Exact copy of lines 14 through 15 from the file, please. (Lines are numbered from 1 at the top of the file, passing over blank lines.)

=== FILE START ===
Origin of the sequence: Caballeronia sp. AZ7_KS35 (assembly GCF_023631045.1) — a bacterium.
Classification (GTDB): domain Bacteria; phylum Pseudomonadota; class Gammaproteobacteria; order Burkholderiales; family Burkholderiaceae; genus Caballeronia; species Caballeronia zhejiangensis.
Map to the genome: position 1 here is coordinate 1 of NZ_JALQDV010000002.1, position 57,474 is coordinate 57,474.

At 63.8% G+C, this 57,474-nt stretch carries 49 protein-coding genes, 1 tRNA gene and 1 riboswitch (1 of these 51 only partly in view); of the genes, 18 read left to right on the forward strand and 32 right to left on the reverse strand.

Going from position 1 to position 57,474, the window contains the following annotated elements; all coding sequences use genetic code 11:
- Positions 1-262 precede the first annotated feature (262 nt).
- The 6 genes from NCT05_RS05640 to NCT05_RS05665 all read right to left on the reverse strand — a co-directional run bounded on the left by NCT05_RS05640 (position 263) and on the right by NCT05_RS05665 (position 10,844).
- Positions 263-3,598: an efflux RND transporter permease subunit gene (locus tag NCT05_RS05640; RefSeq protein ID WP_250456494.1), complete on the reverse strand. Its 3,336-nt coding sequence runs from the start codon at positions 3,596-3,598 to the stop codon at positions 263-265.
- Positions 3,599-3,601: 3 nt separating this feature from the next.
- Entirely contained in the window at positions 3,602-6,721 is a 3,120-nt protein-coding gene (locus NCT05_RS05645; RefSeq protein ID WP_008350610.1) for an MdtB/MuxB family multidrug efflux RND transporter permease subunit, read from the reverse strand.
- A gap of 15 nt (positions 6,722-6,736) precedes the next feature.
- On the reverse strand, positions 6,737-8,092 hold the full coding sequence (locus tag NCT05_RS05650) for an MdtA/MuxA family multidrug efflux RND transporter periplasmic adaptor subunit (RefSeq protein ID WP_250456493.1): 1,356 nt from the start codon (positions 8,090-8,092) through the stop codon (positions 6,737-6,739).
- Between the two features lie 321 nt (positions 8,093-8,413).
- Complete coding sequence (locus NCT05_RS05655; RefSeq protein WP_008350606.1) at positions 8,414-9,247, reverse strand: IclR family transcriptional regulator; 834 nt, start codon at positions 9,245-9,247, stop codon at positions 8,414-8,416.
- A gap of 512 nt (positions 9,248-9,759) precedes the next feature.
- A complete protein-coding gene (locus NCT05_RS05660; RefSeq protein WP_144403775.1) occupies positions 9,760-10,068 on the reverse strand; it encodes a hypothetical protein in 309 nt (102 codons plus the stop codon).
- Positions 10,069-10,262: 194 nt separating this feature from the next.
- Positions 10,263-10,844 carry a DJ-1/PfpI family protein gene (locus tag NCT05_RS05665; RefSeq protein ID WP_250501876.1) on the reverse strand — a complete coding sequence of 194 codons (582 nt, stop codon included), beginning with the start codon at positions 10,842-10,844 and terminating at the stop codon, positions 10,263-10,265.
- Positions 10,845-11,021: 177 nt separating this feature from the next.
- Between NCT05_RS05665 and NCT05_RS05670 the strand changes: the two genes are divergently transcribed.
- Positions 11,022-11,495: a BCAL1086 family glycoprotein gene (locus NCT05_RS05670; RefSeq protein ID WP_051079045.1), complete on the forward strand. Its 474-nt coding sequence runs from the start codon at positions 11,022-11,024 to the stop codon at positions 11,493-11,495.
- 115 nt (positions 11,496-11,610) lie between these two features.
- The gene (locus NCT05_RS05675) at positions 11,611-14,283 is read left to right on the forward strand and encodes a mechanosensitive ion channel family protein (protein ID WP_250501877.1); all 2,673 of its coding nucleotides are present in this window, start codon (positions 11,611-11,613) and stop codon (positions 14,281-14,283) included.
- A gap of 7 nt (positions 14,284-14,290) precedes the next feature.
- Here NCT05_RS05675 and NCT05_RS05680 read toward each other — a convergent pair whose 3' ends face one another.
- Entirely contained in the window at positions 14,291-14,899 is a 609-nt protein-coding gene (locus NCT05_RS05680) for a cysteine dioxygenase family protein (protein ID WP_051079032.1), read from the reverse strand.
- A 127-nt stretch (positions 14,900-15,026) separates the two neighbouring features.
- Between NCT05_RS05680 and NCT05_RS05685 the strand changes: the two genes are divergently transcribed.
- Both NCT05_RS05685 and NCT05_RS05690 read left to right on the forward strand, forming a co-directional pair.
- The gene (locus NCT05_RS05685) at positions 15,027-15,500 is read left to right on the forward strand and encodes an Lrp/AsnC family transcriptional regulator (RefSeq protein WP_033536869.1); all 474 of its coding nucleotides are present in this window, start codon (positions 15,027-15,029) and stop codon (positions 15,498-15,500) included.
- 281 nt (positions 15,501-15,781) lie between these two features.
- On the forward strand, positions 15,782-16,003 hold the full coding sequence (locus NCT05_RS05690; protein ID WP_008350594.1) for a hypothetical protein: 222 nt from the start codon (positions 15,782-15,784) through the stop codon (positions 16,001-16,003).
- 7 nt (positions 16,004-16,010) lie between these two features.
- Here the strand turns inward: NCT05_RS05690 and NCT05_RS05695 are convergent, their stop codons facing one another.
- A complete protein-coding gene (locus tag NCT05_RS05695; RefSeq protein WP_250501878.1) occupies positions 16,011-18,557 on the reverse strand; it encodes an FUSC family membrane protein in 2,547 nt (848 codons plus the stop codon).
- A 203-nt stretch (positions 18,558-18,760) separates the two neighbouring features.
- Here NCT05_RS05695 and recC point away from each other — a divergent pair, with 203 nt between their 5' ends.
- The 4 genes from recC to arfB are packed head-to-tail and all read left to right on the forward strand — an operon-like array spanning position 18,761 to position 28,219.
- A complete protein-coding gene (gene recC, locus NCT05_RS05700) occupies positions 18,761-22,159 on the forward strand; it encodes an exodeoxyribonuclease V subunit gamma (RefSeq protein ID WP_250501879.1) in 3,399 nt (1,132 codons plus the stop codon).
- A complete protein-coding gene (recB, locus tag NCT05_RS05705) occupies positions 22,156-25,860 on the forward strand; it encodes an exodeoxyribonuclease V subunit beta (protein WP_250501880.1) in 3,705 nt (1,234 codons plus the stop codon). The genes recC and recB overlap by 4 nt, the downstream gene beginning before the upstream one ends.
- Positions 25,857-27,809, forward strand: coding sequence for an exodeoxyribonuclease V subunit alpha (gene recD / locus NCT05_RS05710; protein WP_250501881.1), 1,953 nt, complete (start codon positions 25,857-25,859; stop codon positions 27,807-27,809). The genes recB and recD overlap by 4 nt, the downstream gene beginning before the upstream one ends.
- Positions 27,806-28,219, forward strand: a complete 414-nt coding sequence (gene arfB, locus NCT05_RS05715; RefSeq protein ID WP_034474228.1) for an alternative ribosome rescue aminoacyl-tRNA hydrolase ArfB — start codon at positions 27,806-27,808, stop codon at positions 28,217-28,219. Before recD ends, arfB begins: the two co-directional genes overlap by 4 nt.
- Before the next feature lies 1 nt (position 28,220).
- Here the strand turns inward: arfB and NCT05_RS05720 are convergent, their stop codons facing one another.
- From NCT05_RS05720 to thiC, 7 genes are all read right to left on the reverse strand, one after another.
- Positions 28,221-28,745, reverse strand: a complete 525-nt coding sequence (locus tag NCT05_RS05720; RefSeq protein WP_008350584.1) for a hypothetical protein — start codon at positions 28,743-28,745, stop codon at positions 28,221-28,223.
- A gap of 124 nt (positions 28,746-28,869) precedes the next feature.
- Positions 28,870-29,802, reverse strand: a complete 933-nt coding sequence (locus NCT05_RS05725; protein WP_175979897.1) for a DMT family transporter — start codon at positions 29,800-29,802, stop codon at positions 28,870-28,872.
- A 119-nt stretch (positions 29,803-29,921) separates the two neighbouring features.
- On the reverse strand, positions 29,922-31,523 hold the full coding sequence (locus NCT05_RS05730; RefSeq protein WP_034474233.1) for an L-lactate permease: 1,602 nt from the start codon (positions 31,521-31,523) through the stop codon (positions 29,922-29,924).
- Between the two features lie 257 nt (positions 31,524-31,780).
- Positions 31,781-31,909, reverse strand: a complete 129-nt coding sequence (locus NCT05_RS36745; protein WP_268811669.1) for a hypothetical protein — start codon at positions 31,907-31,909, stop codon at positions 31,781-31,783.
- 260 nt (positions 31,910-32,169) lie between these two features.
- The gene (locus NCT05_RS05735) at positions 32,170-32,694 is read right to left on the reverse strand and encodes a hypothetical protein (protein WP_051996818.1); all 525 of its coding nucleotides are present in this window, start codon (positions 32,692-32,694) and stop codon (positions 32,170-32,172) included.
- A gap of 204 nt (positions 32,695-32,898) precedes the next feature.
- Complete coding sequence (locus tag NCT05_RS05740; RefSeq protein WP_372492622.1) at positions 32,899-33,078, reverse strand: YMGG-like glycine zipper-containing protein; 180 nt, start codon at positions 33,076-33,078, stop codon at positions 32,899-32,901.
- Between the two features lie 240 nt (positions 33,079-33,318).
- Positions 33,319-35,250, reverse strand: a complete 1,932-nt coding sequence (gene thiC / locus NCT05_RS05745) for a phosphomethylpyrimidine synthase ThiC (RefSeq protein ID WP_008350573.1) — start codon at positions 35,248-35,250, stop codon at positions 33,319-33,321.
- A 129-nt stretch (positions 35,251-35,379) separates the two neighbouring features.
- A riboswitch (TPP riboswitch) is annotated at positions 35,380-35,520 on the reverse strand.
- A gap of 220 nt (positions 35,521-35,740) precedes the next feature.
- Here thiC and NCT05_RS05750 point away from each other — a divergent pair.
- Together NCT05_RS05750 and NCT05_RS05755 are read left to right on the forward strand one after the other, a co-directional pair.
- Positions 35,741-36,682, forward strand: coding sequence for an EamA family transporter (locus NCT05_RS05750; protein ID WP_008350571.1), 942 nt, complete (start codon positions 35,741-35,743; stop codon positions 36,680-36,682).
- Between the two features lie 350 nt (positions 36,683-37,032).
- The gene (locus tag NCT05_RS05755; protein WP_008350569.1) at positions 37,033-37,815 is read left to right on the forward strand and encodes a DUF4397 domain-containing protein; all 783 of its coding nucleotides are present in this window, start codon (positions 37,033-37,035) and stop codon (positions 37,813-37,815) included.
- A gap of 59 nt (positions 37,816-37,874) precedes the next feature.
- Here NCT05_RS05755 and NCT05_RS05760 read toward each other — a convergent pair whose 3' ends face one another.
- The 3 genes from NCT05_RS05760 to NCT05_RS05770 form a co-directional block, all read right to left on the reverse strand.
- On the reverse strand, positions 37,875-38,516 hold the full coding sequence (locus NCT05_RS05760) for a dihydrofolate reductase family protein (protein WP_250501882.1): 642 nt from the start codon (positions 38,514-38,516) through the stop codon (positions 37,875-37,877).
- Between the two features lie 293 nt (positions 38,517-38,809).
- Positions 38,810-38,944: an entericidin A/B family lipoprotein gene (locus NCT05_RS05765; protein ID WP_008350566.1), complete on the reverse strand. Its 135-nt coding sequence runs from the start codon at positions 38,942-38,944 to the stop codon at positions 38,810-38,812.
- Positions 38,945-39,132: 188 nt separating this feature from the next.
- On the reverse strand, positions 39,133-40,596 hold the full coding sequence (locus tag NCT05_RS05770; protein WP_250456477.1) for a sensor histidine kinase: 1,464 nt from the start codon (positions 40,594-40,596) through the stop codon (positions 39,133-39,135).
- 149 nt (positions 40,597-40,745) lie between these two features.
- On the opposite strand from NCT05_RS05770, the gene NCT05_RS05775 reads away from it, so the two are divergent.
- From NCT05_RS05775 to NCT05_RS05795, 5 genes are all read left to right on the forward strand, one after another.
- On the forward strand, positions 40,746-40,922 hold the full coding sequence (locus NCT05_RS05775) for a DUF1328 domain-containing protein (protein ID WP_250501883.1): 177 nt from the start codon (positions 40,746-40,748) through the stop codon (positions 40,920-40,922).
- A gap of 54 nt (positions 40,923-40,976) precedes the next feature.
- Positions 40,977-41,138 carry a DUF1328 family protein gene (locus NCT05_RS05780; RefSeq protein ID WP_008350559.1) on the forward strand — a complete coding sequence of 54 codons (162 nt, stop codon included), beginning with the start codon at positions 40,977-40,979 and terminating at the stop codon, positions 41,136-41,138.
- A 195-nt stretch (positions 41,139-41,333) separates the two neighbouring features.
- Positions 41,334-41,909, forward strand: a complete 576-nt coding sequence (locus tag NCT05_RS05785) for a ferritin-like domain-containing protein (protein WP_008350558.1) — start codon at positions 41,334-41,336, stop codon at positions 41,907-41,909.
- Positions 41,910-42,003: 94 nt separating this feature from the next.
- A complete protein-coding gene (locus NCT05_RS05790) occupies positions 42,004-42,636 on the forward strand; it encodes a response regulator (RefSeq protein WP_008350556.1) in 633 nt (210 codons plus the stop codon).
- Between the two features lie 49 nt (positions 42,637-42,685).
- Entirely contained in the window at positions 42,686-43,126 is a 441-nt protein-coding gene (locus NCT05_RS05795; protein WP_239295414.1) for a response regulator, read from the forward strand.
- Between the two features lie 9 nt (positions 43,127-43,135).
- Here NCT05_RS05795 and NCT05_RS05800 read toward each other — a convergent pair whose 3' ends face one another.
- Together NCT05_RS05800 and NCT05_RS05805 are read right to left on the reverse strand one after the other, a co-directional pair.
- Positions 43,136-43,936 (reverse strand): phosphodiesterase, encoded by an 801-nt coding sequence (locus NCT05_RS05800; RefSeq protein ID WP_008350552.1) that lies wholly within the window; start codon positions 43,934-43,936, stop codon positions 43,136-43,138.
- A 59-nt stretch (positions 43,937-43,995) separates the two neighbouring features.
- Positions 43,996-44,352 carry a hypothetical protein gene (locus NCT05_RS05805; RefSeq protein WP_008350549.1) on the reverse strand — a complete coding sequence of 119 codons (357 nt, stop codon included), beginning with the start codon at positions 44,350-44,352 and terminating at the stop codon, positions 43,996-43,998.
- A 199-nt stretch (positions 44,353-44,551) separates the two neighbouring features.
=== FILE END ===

- Complete coding sequence (locus NCT05_RS05655; RefSeq protein WP_008350606.1) at positions 8,414-9,247, reverse strand: IclR family transcriptional regulator; 834 nt, start codon at positions 9,245-9,247, stop codon at positions 8,414-8,416.
- A gap of 512 nt (positions 9,248-9,759) precedes the next feature.